Here’s a fun experiment: suggest playing a game of Monopoly and predict the responses you’ll receive. More often than not, you’ll be hit with an audible groan and the familiar refrain of “Has anyone ever actually finished a game of Monopoly?” Admittedly, I used to be anti-Monopoly myself. (During high school, my friend Meg and I maintained an in-progress game of Monopoly in her mom’s basement for more than two years before finally giving up.) Then, while processing the Philip E. Orbanes papers here in the Brian Sutton-Smith Library and Archives of Play, I discovered that my family had actually been playing the game incorrectly for years. (That $500 bill we’d been slipping under the Free Parking square? Not in the game instructions. Making everyone travel around the board one time before they could acquire anything? Nope, not a rule. Auctioning properties? Never heard of it.) My family’s informal additions, ironically, were the cause of my distaste for this classic board game. When I asked my mom why we didn’t follow the authentic instructions, she shrugged and said that this is how she learned to play.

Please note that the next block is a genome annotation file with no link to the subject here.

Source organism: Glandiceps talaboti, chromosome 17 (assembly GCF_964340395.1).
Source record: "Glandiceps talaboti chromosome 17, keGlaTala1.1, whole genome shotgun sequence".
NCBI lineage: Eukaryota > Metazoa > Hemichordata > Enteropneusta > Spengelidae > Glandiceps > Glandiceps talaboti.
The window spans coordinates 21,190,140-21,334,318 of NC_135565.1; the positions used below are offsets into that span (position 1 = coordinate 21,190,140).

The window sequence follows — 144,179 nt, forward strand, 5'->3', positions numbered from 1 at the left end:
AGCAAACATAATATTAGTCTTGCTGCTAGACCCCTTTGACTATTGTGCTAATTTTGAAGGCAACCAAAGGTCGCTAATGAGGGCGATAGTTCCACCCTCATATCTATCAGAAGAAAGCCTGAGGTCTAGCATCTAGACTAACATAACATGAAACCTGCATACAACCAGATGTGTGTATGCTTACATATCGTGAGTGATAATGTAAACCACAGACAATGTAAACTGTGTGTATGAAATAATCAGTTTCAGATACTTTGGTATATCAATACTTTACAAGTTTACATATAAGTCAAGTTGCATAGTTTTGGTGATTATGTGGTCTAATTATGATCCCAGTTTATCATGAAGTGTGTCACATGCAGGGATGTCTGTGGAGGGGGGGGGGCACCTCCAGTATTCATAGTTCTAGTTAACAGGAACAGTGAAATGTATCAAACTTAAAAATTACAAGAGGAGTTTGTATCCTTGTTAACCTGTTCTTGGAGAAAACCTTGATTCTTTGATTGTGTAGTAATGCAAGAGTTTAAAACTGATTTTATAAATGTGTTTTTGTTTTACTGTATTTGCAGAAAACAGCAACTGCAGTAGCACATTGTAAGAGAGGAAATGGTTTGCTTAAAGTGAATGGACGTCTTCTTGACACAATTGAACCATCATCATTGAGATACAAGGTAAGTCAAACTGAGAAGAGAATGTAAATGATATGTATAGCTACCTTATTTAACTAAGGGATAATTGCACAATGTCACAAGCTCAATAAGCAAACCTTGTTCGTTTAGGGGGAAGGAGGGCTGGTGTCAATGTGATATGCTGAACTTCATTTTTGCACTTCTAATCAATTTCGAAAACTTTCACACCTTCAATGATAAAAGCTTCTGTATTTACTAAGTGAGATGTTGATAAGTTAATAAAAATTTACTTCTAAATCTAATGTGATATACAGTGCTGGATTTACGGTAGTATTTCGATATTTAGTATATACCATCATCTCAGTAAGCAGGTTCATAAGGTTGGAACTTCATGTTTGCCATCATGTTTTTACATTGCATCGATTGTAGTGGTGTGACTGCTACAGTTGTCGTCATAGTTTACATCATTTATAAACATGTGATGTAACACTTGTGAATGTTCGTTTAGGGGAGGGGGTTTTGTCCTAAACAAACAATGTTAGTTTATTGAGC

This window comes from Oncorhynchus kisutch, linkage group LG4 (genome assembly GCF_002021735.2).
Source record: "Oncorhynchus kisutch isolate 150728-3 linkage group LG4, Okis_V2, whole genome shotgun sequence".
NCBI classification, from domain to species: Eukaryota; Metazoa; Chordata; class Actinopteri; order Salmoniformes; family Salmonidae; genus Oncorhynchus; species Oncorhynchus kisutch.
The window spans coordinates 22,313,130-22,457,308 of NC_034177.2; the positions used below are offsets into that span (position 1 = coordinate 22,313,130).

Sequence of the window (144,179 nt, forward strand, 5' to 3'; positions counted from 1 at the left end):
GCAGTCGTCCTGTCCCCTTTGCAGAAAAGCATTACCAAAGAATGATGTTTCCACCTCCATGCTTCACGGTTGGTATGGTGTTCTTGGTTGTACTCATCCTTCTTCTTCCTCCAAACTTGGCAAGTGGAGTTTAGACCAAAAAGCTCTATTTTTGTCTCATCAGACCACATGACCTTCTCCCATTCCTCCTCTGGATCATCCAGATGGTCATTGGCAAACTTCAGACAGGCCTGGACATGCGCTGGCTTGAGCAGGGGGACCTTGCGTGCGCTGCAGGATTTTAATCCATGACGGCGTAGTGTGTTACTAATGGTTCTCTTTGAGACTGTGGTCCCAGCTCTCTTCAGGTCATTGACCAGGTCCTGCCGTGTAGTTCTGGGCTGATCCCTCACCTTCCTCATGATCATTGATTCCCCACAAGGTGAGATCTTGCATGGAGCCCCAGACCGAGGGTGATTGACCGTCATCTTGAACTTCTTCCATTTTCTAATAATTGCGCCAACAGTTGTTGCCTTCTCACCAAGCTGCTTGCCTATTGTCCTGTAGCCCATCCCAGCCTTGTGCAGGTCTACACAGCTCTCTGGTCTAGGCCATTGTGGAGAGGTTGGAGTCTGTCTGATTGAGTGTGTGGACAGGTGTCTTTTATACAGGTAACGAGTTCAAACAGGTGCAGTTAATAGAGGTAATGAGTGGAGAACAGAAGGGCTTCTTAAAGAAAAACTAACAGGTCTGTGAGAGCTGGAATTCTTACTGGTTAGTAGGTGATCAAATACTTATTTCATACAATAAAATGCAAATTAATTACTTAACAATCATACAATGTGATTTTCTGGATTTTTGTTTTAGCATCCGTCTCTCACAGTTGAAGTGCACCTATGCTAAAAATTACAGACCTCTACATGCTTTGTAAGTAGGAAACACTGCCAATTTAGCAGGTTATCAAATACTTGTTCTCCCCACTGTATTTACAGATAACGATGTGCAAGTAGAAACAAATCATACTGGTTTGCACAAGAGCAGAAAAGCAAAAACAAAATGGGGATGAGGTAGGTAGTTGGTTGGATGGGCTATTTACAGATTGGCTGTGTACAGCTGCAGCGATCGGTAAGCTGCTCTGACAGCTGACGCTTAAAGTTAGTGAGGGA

Many of my friends have had similar experiences. Their families’ “house rules” have influenced how they played (and continue to play) board games and other amusements. This winter, I spent more than five harrowing minutes ranting to my bewildered boyfriend about why he couldn’t have a dictionary or a list of two-letter words on-hand for a (no-longer) leisurely game of Scrabble. His family had historically brought these resources to the table when they set up the Scrabble board, while mine instituted complex rules about word challenges and lost turns. (At some point in the 2000s, the Novakovics also established a “three-tile minimum” turn for Scrabble, because my youngest brother would always, without fail, put down two tiles to spell a word such as ‘TOE’ for three points, right where the next person had prepared to play all seven of their tiles on a Triple Word Score.) Following this revelation, I turned to a cohort of clever board and card game enthusiasts* to learn about their own versions of house rules, and I was not disappointed.